Magazine writing doesn’t do montage well. Instead, we’ve lately gotten storylines, and sometimes whole stories, that explore the quasimetaphysical existence of what has been variously called, among other things, “the kinesthetic sense” (David Foster Wallace on Federer) and “physical genius” (John Jeremiah Sullivan on the Williams sisters)—the very thing slow-motion replay is meant to reveal on television.
Explaining such physical genius in writing, however, has come to require an exploration of the mental state that supports such prowess. To that end, we have accounts of the “emotionless gaze” (Geoffrey Gray on Federer), a version of which all the great tennis players these days seem to have. In Freedom, Jonathan Franzen calls this the “alert drowsiness or focused dumbness” of being in the zone. Both Gray and novelist Peter de Jonge, in a profile of Murray and Lendl, also argue that any emotionlessness in the face of a tennis player is actually a mask. Lendl’s was about intimidation. Federer wears a mask, Gray says, “to dam the torrents of rage that destroyed his ability to win matches early in his career.”
Make no mistake. I read these articles and return to them because they can be very enjoyable. Of those I’ve mentioned from this summer, Sullivan’s piece about the Williamses is, by far, the best, perhaps because he only alludes to the sisters’ physical genius in the profile and refers to it directly in a behind-the-scenes interview with the Times Magazine’s blog.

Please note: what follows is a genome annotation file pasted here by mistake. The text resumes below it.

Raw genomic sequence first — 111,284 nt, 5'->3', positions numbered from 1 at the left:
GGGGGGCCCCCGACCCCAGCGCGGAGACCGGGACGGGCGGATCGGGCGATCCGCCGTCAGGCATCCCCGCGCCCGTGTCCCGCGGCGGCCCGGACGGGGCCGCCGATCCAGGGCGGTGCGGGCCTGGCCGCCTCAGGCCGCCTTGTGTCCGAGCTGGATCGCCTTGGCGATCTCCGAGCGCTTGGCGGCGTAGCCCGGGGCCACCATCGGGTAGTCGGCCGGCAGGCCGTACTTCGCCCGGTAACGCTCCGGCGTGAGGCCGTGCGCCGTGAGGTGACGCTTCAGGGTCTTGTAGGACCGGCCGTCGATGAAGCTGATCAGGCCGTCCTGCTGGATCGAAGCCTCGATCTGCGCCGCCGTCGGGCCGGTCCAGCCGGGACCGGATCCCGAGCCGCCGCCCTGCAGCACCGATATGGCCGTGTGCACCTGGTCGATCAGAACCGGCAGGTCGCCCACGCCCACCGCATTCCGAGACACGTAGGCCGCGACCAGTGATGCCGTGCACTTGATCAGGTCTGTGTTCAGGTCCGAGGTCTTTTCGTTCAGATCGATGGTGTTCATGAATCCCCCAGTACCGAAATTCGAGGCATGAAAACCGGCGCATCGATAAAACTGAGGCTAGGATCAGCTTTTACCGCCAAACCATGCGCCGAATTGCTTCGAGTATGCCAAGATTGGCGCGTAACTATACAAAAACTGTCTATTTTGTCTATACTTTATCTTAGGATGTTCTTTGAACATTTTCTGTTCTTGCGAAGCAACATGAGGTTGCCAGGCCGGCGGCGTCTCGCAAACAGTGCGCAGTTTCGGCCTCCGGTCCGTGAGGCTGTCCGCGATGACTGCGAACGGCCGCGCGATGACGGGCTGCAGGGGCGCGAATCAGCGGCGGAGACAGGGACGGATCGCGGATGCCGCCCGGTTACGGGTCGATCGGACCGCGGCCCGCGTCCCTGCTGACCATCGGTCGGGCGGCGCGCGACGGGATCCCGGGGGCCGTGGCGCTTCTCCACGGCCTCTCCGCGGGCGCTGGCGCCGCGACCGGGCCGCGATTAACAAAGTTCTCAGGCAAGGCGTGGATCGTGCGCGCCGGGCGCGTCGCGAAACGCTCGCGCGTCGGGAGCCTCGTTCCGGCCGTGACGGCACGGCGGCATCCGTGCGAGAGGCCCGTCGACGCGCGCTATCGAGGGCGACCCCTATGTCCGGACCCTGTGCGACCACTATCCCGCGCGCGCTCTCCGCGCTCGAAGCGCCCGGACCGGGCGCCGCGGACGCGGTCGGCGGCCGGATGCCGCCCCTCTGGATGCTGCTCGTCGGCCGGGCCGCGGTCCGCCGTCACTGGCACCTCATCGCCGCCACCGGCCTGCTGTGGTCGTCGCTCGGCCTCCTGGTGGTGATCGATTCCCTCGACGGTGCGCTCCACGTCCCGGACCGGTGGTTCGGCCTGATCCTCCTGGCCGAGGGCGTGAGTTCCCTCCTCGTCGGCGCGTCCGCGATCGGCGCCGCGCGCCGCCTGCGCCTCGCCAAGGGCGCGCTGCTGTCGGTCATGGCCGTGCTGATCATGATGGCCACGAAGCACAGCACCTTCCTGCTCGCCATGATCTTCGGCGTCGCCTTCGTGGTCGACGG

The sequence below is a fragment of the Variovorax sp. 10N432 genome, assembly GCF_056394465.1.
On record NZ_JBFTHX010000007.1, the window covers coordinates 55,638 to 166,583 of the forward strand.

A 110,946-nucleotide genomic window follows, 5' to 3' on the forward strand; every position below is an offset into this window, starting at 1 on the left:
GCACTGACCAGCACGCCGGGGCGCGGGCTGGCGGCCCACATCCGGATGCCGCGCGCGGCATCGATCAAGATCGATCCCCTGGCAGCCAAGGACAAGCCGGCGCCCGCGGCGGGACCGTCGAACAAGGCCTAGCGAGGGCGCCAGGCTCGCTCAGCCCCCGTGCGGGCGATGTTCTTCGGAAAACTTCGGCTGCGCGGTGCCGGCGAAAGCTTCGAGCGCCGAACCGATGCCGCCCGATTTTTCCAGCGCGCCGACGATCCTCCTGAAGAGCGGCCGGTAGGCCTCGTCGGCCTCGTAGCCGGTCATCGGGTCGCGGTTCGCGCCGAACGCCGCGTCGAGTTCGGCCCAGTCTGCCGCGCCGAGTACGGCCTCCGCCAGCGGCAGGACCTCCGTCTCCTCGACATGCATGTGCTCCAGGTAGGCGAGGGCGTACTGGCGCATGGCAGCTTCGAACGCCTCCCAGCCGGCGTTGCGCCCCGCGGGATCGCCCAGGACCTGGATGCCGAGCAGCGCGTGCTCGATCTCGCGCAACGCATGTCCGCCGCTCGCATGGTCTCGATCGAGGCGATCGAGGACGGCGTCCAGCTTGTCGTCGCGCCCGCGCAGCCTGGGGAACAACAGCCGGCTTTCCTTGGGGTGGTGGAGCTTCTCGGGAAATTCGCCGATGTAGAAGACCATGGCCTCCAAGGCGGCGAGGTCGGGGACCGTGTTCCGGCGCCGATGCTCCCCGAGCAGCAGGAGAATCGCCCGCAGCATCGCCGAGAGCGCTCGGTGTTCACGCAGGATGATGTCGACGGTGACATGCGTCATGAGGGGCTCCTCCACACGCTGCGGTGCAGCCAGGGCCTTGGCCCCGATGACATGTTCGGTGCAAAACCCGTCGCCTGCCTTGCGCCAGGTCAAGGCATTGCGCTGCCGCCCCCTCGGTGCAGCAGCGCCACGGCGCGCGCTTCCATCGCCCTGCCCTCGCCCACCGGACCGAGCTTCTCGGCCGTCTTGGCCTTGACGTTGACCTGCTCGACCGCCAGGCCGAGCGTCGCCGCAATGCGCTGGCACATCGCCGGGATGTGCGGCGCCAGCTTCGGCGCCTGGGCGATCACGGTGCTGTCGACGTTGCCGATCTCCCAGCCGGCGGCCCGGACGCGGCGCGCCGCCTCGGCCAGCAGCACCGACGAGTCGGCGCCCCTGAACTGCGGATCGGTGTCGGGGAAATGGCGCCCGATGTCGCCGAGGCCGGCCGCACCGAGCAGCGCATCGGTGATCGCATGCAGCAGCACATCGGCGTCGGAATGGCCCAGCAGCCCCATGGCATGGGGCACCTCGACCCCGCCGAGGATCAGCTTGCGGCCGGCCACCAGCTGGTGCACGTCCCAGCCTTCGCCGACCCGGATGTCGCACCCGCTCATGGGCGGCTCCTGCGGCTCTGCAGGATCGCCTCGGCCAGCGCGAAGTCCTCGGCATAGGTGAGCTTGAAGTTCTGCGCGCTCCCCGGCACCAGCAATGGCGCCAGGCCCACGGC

Gray’s profile is the worst of the summer, which is only partly his fault: as Wallace found, reporting on Federer from Wimbledon in 2006, getting access is “rather like the old story of someone climbing an enormous mountain to talk to the man seated lotus on top, except in this case the mountain is composed entirely of sports-bureaucrats.” Gray found the man sitting lotus, too: Federer “sat in a small plastic chair, one leg crossed over the other just so, his arms crossed over his chest. He didn’t squirm around in the chair to get more comfortable, or gesture with his hands.” Still, no sports bureaucrat is responsible for the phrase “dam the torrents of rage.”